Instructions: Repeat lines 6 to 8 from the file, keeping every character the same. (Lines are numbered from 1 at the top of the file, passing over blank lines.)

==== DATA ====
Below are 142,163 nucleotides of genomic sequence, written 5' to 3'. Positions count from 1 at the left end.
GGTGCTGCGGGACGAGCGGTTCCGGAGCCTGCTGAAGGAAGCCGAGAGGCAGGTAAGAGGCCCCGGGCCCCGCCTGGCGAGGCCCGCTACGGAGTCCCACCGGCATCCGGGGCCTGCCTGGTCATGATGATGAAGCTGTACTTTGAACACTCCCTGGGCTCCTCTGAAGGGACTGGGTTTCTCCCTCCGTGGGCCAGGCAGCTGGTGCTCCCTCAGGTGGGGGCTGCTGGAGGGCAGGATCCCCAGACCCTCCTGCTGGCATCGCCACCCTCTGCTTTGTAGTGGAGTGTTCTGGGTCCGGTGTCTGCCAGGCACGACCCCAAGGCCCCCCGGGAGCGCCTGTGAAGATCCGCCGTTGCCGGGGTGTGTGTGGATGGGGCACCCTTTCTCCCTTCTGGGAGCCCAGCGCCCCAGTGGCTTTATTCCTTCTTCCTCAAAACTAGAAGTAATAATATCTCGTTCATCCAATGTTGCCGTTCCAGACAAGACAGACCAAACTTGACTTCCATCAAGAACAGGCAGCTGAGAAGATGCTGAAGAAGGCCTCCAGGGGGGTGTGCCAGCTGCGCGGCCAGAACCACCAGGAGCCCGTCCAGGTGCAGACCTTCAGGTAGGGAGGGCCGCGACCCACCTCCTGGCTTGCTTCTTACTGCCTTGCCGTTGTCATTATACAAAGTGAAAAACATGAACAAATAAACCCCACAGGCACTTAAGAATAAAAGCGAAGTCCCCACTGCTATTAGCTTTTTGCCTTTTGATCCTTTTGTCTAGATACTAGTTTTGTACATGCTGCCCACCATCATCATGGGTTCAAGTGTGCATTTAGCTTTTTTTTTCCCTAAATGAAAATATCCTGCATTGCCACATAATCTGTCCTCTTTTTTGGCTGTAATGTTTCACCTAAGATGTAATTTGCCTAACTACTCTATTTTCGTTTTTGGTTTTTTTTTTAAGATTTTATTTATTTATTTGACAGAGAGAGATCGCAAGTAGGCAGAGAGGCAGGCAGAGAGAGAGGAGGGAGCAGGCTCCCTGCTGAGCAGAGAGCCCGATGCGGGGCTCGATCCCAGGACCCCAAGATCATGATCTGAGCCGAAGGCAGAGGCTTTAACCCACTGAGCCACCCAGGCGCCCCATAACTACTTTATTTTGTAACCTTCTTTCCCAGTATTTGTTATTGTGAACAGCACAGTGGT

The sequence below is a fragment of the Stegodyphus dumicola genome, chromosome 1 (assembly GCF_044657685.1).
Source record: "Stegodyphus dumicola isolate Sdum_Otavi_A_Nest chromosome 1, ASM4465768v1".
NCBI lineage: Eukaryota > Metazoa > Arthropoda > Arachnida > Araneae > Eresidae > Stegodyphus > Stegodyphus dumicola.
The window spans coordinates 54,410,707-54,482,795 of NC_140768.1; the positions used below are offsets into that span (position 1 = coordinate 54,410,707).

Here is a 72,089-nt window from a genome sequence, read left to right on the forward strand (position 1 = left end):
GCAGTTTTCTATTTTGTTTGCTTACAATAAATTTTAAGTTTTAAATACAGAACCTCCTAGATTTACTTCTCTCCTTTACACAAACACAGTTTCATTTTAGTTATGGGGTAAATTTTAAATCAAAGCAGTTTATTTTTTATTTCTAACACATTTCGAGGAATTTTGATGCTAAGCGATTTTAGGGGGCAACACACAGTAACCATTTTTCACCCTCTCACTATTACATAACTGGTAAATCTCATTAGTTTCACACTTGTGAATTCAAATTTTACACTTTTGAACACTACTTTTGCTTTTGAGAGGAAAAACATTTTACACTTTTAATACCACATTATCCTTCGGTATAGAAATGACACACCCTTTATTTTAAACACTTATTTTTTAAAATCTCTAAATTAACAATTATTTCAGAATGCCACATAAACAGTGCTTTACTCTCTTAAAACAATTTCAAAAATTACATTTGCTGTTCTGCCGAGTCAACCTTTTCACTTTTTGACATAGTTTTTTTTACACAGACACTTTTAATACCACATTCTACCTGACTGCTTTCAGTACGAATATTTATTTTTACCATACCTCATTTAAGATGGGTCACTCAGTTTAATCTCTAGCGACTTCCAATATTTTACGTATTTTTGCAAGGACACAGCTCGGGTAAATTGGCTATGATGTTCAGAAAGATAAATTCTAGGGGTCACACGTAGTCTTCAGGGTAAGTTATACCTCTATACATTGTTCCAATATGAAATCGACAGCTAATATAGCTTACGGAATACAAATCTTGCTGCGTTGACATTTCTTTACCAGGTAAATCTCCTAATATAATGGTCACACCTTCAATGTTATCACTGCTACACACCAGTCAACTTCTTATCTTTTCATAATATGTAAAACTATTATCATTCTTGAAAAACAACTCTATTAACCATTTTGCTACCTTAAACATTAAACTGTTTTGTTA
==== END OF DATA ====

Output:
The window spans coordinates 54,410,707-54,482,795 of NC_140768.1; the positions used below are offsets into that span (position 1 = coordinate 54,410,707).

Here is a 72,089-nt window from a genome sequence, read left to right on the forward strand (position 1 = left end):
GCAGTTTTCTATTTTGTTTGCTTACAATAAATTTTAAGTTTTAAATACAGAACCTCCTAGATTTACTTCTCTCCTTTACACAAACACAGTTTCATTTTAGTTATGGGGTAAATTTTAAATCAAAGCAGTTTATTTTTTATTTCTAACACATTTCGAGGAATTTTGATGCTAAGCGATTTTAGGGGGCAACACACAGTAACCATTTTTCACCCTCTCACTATTACATAACTGGTAAATCTCATTAGTTTCACACTTGTGAATTCAAATTTTACACTTTTGAACACTACTTTTGCTTTTGAGAGGAAAAACATTTTACACTTTTAATACCACATTATCCTTCGGTATAGAAATGACACACCCTTTATTTTAAACACTTATTTTTTAAAATCTCTAAATTAACAATTATTTCAGAATGCCACATAAACAGTGCTTTACTCTCTTAAAACAATTTCAAAAATTACATTTGCTGTTCTGCCGAGTCAACCTTTTCACTTTTTGACATAGTTTTTTTTACACAGACACTTTTAATACCACATTCTACCTGACTGCTTTCAGTACGAATATTTATTTTTACCATACCTCATTTAAGATGGGTCACTCAGTTTAATCTCTAGCGACTTCCAATATTTTACGTATTTTTGCAAGGACACAGCTCGGGTAAATTGGCTATGATGTTCAGAAAGATAAATTCTAGGGGTCACACGTAGTCTTCAGGGTAAGTTATACCTCTATACATTGTTCCAATATGAAATCGACAGCTAATATAGCTTACGGAATACAAATCTTGCTGCGTTGACATTTCTTTACCAGGTAAATCTCCTAATATAATGGTCACACCTTCAATGTTATCACTGCTACACACCAGTCAACTTCTTATCTTTTCATAATATGTAAAACTATTATCATTCTTGAAAAACAACTCTATTAACCATTTTGCTACCTTAAACATTAAACTGTTTTGTTA